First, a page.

Va. Senate Panel Advances 3 School Safety Bills
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RICHMOND, Va.— Three school safety bills introduced in response to the December mass shooting at a Connecticut school cleared a Virginia Senate committee Monday, but critics questioned whether the measures would have any real impact.
The proposals are among eight recommended by a task force appointed by Virginia Gov. Bob McDonnell after 20 children and six adults were shot and killed at Sandy Hook Elementary School in Newtown, Conn. The governor introduced the bills Friday, with a little more than two weeks left in the 46-day legislative session.
One of the bills endorsed by the Senate Courts of Justice Committee would increase the punishment for straw-man gun transactions. Those are transactions that occur when a person legally buys a gun with the intent to transfer it to someone who is prohibited from purchasing a firearm because of mental illness or a domestic violence or felony conviction.
The bill sponsored by Sen. Thomas A. Garrett Jr., R-Louisa, would increase the “straw man’s” punishment from 1-5 years in prison to 2-10 years. Also, the person enlisting the straw man’s services would face a mandatory sentence of one year, or 10 years for transactions involving more than one gun.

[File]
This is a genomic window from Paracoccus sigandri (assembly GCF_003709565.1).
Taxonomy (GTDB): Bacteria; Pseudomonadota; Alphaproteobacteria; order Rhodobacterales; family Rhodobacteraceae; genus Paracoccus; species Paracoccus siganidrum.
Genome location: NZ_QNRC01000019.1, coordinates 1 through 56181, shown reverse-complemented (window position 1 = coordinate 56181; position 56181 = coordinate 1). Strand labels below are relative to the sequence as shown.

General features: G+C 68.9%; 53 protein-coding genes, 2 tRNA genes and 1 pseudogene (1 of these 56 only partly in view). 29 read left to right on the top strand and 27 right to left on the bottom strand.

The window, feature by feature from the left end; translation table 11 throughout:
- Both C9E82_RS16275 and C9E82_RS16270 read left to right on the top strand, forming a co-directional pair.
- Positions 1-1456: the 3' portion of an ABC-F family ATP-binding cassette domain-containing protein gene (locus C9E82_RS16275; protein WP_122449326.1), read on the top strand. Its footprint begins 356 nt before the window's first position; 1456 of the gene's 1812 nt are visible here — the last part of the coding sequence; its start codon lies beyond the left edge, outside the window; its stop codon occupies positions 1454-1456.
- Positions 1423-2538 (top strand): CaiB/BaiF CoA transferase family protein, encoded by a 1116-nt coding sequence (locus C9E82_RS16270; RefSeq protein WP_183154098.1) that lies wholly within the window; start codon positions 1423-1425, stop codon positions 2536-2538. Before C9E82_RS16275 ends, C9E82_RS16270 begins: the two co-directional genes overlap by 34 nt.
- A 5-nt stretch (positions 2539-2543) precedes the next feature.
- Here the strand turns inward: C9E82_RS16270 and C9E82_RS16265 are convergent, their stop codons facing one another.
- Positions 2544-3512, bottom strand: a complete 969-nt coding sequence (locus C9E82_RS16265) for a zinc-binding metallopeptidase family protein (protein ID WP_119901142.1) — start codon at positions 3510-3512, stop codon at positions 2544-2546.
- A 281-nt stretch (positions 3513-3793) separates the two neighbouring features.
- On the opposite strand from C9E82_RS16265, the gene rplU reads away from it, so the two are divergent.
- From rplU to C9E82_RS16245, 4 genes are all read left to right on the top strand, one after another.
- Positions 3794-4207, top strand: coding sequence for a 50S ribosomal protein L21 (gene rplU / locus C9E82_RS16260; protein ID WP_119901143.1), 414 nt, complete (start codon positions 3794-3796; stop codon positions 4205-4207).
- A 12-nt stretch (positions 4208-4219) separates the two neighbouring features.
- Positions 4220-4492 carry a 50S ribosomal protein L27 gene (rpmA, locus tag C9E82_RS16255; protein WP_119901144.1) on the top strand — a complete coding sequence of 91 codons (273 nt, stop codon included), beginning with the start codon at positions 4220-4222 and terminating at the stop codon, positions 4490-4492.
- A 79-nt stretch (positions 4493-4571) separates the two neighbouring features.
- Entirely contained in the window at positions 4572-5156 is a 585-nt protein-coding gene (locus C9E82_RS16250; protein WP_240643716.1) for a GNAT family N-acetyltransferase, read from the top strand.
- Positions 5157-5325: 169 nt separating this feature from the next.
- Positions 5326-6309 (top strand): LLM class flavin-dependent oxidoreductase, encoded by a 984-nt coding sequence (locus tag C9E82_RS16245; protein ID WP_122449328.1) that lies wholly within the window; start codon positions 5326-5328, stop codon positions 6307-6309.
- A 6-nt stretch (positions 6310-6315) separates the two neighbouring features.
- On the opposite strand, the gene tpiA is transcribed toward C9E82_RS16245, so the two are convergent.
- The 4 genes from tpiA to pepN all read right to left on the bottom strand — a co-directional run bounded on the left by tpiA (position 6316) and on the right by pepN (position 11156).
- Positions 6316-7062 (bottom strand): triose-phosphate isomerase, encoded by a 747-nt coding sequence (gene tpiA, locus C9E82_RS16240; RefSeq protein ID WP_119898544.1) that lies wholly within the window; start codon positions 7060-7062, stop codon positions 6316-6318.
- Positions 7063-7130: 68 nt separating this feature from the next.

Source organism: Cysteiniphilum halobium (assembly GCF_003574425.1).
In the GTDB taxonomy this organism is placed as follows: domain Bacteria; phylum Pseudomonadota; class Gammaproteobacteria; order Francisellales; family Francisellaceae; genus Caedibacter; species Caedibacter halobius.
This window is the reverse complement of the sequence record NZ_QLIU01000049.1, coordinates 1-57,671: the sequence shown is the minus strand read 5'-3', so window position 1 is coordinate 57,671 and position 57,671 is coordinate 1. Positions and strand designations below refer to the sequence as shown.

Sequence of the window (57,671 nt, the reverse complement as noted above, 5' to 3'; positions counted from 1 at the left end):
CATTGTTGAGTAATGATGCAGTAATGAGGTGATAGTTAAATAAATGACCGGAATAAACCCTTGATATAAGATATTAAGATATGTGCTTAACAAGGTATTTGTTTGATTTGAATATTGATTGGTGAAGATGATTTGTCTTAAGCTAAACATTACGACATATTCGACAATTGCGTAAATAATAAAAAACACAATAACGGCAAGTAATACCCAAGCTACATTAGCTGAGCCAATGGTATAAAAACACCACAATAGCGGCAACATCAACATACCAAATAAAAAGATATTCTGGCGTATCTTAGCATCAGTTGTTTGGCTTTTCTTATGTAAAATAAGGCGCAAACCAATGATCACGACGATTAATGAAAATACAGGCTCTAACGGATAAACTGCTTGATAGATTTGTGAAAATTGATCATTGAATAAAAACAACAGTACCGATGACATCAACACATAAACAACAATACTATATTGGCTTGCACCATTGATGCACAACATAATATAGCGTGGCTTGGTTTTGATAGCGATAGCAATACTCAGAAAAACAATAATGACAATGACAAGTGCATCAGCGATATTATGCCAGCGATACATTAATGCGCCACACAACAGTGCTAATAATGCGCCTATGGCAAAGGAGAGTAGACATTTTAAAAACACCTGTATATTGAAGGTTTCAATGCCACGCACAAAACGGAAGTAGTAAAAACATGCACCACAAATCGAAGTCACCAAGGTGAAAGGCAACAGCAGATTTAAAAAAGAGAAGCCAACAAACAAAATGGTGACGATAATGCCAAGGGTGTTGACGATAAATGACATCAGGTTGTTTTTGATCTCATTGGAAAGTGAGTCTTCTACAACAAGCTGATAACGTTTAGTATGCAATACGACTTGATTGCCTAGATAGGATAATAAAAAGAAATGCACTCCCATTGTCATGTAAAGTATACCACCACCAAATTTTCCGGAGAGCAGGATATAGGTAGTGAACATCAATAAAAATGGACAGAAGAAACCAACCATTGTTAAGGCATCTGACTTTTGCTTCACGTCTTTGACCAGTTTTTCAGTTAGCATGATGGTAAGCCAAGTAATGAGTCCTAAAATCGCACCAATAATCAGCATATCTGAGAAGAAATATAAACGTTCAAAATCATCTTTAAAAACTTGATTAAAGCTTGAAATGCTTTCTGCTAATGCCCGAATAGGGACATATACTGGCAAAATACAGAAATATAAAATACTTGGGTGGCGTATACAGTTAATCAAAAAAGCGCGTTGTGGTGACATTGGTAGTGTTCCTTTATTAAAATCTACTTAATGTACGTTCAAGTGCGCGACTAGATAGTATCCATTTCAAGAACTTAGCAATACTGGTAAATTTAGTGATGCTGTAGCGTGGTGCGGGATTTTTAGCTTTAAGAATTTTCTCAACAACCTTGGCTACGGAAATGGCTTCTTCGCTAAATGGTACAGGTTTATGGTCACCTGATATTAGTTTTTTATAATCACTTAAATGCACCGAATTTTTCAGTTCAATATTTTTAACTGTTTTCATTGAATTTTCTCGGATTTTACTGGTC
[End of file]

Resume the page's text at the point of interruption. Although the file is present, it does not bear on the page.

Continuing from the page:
“Are we doing convictions on straw men?” Sen. Janet Howell, D-Fairfax asked. “Why would anyone bother to get a straw man when they can just go to a gun show?”
A week ago, the committee rejected legislation to close the so-called “gun show loophole,” which would have required private sellers to obtain the same background checks licensed dealers must obtain on buyers.
Garrett, an assistant commonwealth’s attorney, said he has prosecuted straw-man cases within the last two years.
Gun-control advocate Andrew Goddard, whose son was wounded in the 2007 Virginia Tech mass shooting, said the bill is nothing more than window dressing.
“It appears to be doing something about gun violence without doing anything,” he said.
The committee also endorsed legislation creating a new offense for entering a school while armed or while in possession of an explosive device with the intent to commit a violent felony. The crime would be punishable by 20 years to life in prison.
That bill and the straw man legislation could increase prison costs, so they require approval of the Finance Committee before going to the Senate floor.
A third measure advanced by the panel would provide civil immunity to anyone who, in good faith, reports that a person poses a credible danger to campus safety.
Other bills stemming from the task force recommendations would:
— require schools to conduct a lockdown drill once each semester;
— require juvenile intake officers to share information with school officials;
— establish a fund to provide local-match grants or loans for security upgrades at older schools;
— require each school board to establish threat assessment teams similar to those mandated for public colleges; and
— direct several state agencies to develop a model critical incident training program for school personnel.
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